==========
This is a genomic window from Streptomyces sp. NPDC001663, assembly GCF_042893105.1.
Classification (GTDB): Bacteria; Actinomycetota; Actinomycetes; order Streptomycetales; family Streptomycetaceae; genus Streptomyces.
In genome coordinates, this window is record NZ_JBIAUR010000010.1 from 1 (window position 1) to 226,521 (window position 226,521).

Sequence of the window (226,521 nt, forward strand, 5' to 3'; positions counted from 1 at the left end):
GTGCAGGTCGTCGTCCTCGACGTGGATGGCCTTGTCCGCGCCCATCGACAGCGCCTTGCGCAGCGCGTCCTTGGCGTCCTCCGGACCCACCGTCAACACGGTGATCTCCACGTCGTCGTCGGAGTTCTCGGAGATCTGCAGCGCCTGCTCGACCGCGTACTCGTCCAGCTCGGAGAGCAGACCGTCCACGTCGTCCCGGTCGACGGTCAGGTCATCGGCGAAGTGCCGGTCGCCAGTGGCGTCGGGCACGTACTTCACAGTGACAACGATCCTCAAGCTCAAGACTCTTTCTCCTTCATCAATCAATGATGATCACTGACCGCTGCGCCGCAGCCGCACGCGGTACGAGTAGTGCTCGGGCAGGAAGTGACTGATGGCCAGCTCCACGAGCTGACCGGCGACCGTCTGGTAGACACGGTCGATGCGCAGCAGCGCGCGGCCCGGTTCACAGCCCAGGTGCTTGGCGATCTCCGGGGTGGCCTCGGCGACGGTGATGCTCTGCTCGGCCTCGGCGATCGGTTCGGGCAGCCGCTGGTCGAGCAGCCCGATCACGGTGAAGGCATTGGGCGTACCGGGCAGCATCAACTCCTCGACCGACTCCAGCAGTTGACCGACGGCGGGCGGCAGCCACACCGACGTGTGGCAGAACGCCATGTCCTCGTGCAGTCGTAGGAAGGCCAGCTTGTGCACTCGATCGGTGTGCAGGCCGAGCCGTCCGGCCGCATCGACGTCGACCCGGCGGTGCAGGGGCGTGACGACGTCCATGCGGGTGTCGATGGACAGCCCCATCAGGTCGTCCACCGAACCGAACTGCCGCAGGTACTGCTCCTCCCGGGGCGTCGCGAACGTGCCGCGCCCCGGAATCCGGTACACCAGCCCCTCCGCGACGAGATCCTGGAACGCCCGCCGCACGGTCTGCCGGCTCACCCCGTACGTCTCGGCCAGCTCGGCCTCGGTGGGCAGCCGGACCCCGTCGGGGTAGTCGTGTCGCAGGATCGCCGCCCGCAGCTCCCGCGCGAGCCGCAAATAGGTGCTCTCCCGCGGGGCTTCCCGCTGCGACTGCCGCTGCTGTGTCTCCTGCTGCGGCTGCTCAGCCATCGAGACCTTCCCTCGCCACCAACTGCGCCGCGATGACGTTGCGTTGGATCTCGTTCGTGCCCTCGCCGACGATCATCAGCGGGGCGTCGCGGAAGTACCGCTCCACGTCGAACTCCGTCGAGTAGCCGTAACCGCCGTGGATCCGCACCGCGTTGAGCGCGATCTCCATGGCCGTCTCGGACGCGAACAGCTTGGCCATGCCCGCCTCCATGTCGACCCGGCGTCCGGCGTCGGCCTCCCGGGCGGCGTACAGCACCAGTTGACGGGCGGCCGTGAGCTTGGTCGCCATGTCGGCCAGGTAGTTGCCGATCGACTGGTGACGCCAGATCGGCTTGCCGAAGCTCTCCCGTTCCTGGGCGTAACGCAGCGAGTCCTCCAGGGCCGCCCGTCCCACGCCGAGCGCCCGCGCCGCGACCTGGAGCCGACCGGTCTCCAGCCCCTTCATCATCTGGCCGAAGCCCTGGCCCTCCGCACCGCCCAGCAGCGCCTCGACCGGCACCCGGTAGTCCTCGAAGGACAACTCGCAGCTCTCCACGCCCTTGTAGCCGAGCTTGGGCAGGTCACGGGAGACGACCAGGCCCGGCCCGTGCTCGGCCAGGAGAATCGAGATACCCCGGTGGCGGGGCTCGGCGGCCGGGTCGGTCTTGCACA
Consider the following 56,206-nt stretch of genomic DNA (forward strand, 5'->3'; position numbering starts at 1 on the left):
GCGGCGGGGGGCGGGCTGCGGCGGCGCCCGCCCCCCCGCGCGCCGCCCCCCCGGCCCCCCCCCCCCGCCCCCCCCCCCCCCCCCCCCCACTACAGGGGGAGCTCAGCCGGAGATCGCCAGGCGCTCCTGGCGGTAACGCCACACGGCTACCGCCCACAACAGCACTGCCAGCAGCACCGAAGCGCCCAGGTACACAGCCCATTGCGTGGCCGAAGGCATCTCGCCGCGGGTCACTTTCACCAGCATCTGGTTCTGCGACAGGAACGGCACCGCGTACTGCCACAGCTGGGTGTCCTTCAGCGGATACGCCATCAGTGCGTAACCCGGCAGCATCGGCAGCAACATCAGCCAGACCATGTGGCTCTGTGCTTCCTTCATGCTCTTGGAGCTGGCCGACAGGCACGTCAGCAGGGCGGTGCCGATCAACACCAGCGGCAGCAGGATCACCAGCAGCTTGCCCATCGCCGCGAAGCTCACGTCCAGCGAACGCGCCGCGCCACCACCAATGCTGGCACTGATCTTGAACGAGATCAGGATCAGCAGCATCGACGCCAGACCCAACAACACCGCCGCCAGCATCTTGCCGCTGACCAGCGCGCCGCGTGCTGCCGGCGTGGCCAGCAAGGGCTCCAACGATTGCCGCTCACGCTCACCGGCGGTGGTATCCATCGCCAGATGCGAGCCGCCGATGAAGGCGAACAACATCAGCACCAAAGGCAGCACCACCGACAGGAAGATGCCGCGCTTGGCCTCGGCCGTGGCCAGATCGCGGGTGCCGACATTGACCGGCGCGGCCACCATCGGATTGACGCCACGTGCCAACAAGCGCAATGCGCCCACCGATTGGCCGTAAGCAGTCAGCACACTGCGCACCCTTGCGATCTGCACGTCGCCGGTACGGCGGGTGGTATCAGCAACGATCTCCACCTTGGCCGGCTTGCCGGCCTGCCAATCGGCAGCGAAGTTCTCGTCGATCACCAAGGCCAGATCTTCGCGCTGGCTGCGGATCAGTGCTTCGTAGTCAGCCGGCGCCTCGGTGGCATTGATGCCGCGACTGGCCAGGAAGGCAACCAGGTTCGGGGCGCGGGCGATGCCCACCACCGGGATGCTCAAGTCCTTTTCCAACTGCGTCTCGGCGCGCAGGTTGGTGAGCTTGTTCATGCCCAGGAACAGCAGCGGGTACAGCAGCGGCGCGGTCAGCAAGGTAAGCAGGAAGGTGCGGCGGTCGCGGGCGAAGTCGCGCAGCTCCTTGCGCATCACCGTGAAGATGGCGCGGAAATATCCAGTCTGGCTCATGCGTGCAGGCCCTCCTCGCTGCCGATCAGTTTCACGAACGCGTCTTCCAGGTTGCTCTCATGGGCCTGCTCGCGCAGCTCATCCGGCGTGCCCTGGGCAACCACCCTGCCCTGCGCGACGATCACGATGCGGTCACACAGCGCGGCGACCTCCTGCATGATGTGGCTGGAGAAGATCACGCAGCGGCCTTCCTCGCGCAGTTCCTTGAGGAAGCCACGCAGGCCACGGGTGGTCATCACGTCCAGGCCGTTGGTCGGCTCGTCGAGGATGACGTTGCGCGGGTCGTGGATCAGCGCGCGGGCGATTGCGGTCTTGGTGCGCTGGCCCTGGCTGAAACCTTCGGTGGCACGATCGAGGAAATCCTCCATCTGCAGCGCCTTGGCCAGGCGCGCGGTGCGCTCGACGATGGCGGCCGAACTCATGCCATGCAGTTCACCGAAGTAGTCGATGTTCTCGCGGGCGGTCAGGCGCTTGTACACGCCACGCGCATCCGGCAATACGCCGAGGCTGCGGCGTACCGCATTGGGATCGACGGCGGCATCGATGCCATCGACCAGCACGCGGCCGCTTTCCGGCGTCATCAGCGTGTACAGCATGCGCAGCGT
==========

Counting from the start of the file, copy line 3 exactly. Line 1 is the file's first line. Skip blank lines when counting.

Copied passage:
In genome coordinates, this window is record NZ_JBIAUR010000010.1 from 1 (window position 1) to 226,521 (window position 226,521).